About 58% of college students now get their degrees within 6 years. When I was presented with a statistic like that during a campus tour with my son, I thought the percentage seemed low, but the admissions people were clearly proud of their number. What happened to graduating college in four years? Four years was the standard when I attended college a half-century ago.
The official four-year graduation rate for students attending public colleges and universities is 33.3%. The six-year rate is 57.6%. At private colleges and universities, the four-year graduation rate is 52.8%, and 65.4% earn a degree in six years.
The difference between public and private schools probably has to do with the smaller numbers of students and greater availability to counseling and mentoring. There's not much a student or parent can do about what services are available on campus (other than complain) but I have found a way that a student can get a college mentor.
UStrive is a free virtual mentoring platform that was launched in 2015. They can introduce both high school and college students to verified mentors. A mentor should be able to help guide a student through the college admissions process and the work with them to set and achieve their educational and career goals.
I learned about it because NJIT has a partnership with Strive for College that allows students to participate in a free pilot program over the next year aimed at helping them complete their courses, earn a degree and prepare for living-wage careers after college.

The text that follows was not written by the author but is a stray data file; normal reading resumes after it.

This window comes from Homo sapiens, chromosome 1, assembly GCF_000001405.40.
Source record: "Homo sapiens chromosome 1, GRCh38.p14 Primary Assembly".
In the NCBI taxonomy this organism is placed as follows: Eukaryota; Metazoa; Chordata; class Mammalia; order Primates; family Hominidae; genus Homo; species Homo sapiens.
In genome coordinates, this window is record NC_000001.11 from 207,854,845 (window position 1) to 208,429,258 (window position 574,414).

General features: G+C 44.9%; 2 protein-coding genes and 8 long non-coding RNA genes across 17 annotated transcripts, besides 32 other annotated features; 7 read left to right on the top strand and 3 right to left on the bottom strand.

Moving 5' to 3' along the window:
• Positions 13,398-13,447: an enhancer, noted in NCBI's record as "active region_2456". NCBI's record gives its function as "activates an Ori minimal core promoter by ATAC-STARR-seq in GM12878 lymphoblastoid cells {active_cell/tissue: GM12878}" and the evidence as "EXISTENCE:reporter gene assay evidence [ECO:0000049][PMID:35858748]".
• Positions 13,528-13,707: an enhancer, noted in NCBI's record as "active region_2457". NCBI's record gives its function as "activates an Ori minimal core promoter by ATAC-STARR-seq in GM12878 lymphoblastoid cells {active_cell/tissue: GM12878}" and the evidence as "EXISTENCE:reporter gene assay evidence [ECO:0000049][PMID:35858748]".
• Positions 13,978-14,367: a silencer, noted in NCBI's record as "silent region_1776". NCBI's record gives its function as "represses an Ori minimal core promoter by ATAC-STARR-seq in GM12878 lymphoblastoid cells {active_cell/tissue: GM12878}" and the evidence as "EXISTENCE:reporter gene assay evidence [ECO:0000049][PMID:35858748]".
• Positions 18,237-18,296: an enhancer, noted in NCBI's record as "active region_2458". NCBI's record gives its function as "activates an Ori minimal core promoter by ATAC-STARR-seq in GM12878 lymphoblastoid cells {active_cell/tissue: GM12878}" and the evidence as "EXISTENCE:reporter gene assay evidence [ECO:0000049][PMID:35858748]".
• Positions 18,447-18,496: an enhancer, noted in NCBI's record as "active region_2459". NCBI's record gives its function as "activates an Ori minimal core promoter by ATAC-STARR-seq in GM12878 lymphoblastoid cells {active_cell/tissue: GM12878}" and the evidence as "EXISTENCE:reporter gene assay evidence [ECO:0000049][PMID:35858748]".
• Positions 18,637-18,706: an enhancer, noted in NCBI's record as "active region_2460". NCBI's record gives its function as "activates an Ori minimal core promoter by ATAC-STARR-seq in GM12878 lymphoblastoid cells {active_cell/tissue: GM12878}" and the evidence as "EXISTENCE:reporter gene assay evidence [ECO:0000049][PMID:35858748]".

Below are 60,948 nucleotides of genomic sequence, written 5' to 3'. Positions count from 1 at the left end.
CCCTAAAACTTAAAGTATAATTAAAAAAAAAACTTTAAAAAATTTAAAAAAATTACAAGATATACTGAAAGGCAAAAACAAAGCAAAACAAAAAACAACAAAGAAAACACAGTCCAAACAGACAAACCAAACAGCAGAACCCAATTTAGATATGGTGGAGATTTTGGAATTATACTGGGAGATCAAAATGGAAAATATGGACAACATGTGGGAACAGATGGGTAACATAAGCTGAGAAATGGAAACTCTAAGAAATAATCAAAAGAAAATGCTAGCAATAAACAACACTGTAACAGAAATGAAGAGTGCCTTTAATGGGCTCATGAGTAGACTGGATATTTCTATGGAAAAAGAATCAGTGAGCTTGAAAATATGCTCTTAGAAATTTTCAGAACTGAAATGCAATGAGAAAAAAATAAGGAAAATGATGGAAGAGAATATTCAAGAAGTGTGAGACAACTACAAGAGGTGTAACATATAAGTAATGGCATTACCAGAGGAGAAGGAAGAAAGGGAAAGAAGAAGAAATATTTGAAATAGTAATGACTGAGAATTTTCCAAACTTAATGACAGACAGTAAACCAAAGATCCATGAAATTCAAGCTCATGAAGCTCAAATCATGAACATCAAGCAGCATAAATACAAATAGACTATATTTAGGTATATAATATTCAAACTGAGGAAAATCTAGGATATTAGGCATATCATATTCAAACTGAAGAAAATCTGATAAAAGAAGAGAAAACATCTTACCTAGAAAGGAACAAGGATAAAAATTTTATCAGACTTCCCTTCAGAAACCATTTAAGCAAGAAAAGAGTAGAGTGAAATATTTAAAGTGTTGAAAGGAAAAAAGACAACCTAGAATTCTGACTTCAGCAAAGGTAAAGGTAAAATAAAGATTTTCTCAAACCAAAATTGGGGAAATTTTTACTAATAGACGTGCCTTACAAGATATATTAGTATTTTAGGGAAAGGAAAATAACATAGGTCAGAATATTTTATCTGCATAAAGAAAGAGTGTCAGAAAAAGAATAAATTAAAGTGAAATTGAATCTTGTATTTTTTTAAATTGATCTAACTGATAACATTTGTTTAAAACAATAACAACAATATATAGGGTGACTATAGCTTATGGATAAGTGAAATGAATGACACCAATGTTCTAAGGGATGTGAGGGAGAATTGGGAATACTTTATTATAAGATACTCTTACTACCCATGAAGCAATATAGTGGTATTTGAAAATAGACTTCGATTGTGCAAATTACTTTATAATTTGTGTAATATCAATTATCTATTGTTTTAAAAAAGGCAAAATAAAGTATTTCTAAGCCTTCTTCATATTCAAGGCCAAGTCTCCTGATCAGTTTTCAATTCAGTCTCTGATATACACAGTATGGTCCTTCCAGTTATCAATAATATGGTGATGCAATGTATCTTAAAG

Strive for College was founded in 2007 by Michael J. Carter to help acutely under-served area high school students apply to college and navigate financial aid. At the start, college students volunteered as in-person mentors for high school students, and mentored students achieved substantially better college go-on rates than their non-mentored peers. Strive for College grew to allow students to select a volunteer mentor from companies (such as American Express, Deloitte and EY) to work one-on-one with a student.
Mentoring can help a college student choose courses, fill out the FAFSA, pursue scholarships, and identify career options based on skills and strengths.
Getting mentoring at the high school level may be one way to improve that 4-year graduation rate. Some students get a jump on college graduation by taking AP classes, doing Dual Credit courses, or taking the CLEP exam in order to earn college credits in high school. High school counselors can be aided by college mentors and those mentors might follow the student into their college years.
There are other ways to find a mentor - friends, family, school counselors - but won't work for everyone. Using a matching service like UStrive can help make that transition from high school to college. Students find a verified mentor that attended a particular college or majored in something that you find interesting or are planning to major in yourself. This platform offers real-time chat with the mentor over messaging, video, or phone calls. Students pick a topic to work on with the mentor, and the platform provides information about each step of the journey. For a high school student, admissions and applications would be the start. For a college student, choosing a major and courses might be the starting place.
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